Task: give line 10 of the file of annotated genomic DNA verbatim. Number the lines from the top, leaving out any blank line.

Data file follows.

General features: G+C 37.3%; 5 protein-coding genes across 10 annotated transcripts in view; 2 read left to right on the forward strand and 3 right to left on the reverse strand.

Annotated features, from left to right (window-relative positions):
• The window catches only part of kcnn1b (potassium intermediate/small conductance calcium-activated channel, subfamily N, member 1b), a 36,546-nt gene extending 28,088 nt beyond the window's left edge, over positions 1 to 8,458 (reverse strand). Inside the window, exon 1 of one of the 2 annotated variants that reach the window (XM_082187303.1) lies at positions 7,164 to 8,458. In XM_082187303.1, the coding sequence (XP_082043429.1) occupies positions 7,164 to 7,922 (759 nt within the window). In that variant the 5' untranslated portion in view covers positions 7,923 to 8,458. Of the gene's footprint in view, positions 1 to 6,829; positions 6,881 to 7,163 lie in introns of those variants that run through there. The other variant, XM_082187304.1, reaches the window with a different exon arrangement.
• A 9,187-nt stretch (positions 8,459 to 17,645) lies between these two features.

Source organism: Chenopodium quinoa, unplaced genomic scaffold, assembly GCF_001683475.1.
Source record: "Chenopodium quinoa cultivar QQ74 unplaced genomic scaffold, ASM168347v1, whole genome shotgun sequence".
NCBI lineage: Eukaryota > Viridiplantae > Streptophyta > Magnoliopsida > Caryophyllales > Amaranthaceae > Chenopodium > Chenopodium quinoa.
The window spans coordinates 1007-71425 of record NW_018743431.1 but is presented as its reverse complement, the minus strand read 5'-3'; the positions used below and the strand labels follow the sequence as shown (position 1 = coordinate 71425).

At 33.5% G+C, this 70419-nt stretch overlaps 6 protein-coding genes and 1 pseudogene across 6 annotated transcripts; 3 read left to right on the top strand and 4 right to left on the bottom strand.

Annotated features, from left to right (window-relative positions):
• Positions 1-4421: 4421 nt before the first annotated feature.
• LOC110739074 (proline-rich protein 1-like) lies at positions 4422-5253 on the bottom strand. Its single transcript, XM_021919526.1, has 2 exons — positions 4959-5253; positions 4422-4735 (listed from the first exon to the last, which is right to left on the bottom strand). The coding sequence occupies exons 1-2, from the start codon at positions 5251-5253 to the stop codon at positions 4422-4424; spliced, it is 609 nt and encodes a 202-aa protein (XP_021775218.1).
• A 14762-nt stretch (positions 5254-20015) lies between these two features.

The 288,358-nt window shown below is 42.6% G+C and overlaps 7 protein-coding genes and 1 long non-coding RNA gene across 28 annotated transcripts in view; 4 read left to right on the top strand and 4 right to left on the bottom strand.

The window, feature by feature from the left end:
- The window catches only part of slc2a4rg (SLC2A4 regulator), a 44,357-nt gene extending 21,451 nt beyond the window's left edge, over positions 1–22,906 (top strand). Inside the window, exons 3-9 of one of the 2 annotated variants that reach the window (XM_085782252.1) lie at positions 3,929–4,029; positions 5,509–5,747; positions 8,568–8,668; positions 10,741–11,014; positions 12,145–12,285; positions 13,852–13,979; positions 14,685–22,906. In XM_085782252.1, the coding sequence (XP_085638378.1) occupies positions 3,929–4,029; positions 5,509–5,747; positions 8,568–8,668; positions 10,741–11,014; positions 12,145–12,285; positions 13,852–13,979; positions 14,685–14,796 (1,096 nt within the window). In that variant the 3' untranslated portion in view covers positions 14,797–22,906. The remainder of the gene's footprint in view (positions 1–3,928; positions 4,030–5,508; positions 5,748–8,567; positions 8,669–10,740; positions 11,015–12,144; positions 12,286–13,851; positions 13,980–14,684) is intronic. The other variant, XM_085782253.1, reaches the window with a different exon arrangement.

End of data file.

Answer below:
Annotated features, from left to right (window-relative positions):